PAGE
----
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Can I Get Dental Implants with Heart Disease?

Sep 01, 2023

In this blog, we'll unravel the complex relationship between dental implants and heart disease, offering essential insights for those considering restorative dental procedures.

Missing teeth are one of the most common issues faced by American adults - and dental implants are one of the most popular options for tooth replacement. In fact, dental implants offer a variety of benefits including improving oral health, boosting self-esteem/confidence, improving nutrition/digestion, and reducing the risk of tooth decay and gum disease.

As a general rule, dental implants are safe, but if you have a heart condition, there are a few things you need to be aware of. Since this is a fairly invasive surgery, it is not without risks. In this article, we’ll explain what you need to know about dental implants and heart disease.

Discuss the Procedure with Your Cardiologist

The first thing you should do before scheduling your dental implant surgery is to consult with your cardiologist. They will be able to evaluate your current condition and discuss the risks to determine if you can or want to move forward. In some cases, you may be prescribed prophylactic antibiotics to reduce your risk of infection.

Understanding the Risks - Dental Implants and Heart Disease

Dental implant surgery is a fairly invasive oral surgery. Therefore, it is not without risks for anyone. However, there are some elevated risks for heart patients. One of the most common risks for heart patients is an infection known as bacterial endocarditis.

This infection can develop any time your mouth bleeds because the open wound allows bacteria to enter your bloodstream. Therefore, even a regular tooth cleaning is risky for heart patients. However, your medical provider will typically prescribe an antibiotic to reduce the risk of infection. If you are unable to take antibiotics, it is recommended that you discuss other options with your medical provider.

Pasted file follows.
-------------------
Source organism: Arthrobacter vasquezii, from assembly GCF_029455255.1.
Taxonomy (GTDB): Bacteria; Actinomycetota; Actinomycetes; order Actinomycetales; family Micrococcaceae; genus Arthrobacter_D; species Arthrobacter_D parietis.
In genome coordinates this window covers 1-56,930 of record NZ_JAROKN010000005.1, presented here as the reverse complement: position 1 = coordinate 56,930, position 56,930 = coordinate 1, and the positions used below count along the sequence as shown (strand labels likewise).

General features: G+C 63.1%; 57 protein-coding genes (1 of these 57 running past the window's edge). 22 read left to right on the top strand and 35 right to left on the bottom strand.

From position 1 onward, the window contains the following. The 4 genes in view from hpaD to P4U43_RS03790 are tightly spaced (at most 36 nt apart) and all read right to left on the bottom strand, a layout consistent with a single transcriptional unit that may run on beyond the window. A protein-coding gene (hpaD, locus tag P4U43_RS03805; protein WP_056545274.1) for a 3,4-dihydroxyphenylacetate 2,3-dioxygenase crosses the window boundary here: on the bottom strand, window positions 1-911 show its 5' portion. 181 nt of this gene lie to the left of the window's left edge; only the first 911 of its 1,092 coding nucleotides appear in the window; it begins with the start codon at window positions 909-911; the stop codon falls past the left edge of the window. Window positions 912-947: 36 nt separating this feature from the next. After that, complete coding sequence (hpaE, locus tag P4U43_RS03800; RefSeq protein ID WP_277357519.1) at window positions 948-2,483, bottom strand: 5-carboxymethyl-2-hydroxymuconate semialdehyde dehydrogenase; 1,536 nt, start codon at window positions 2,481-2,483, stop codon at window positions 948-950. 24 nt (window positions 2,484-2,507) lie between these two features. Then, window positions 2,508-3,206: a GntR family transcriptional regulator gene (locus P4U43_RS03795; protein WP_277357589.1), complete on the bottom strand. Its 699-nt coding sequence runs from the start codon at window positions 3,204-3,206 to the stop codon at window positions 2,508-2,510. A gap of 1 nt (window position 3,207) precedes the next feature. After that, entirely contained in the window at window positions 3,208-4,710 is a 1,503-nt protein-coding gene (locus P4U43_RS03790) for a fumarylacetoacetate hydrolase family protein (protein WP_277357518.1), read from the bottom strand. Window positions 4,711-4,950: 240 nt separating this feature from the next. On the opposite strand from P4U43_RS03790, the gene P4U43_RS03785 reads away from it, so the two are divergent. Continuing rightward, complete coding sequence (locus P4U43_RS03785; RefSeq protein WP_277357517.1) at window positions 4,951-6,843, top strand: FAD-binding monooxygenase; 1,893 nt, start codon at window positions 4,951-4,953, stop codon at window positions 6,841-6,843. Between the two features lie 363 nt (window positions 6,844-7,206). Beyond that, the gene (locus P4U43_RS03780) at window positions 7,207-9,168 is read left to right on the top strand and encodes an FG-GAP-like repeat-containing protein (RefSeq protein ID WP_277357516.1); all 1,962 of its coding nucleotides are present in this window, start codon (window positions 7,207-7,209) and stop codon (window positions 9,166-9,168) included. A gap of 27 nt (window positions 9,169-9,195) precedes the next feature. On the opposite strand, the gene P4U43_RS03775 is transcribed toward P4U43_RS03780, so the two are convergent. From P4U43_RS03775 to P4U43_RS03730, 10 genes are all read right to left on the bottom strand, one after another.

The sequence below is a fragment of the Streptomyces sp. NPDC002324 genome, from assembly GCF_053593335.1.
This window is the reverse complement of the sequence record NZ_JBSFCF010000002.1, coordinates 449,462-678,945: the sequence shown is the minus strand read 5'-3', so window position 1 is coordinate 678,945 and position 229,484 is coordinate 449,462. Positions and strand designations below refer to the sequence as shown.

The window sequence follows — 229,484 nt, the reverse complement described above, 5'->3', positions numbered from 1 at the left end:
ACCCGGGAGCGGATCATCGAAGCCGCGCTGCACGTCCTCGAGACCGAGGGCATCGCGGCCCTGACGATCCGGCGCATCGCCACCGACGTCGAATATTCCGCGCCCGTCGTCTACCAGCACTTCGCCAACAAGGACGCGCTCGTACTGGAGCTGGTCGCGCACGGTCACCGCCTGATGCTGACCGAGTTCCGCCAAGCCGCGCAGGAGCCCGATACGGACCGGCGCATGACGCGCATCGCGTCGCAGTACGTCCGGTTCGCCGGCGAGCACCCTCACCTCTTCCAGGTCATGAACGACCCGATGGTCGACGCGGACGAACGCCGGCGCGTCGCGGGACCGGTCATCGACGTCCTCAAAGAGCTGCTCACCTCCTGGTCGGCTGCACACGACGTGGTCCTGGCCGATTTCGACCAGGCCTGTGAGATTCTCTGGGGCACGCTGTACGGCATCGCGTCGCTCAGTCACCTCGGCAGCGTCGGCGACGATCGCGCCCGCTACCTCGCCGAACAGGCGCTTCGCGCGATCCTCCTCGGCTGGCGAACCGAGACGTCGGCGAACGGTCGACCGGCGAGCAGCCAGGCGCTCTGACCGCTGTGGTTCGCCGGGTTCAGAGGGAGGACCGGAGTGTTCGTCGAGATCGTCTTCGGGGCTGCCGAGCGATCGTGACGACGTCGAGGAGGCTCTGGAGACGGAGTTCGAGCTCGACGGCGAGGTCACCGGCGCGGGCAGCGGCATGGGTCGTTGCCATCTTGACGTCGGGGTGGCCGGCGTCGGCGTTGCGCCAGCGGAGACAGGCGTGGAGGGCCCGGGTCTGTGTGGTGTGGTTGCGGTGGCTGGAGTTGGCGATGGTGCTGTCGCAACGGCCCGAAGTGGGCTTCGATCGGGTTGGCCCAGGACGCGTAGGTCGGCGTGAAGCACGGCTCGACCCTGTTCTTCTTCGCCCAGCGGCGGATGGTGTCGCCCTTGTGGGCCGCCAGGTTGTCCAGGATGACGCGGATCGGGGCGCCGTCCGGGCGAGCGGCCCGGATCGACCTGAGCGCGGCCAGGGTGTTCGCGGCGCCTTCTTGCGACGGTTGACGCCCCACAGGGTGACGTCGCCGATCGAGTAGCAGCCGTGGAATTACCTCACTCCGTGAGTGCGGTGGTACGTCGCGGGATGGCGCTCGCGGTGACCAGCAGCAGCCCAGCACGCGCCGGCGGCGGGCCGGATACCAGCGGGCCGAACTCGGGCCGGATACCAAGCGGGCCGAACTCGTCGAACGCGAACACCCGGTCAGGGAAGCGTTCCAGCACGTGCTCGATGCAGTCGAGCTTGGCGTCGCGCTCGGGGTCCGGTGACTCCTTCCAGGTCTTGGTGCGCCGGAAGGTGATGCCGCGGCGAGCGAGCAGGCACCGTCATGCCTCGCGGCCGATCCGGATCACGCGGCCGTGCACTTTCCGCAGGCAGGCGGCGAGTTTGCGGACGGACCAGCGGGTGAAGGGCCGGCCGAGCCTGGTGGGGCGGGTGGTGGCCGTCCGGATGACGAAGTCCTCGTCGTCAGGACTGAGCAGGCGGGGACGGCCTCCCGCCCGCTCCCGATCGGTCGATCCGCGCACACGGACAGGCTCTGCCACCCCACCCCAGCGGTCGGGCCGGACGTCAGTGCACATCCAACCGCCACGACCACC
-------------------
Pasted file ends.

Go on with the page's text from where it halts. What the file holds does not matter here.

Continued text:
Another common risk for heart patients is side effects from the anesthesia. Local anesthesia is typically used to numb the implant site. Most of the time, epinephrine is also added to the anesthesia to constrict the blood vessels, so the blood doesn’t flush the anesthesia away.

This is a risk for heart patients because restricted blood flow increases the risk of severe side effects such as an increase in heart rate and elevated blood pressure. The good news is that most patients only experience minor side effects and some never experience any. When the dentist correctly administers the appropriate dosage of anesthesia, the risks are minimal.

One thing to keep in mind is that just because there are risks does not mean they will happen- you just need to be aware of them. Ideally, you should discuss the procedure with your cardiologist so that they can explain the risks and ease your concerns.

Can Dental Implants Cause Heart Issues?

A 2010 study revealed that many people believe that dental procedures such as tooth extractions or dental implant surgery increase the risk of heart attack even in healthy patients. This is because these procedures increase inflammation in the body. While there is some risk, it is very unlikely that dental work will cause heart problems due to the advancements in dental technology.

Tips for Heart Disease Patients to Undergo Dental Implant Procedures

There are a few precautions that heart patients can take to ensure that dental implant surgery is safe:

Find an experienced surgeon

Any time that you have dental surgery, you want to work with a surgeon who has experience with high-risk patients. This will reduce your risk of complications because they know how to handle the situation.

Be honest with your dentist

When you are discussing your tooth replacement options, be honest with your dentist about your health conditions, medications, and lifestyle habits. This will have an impact on your treatment options.

Choose a less invasive option

There are two types of dental implants: endosteal and subperiosteal. The subperiosteal implants sit on top of the jawbone instead of being implanted into the jawbone. This is a less invasive surgery, which means a shorter recovery period.

Another option is the flapless procedure for endosteal implants. This procedure involves drilling a hole into the gum and jawbone instead of cutting an incision in the gum. This reduces bleeding and post-op pain.



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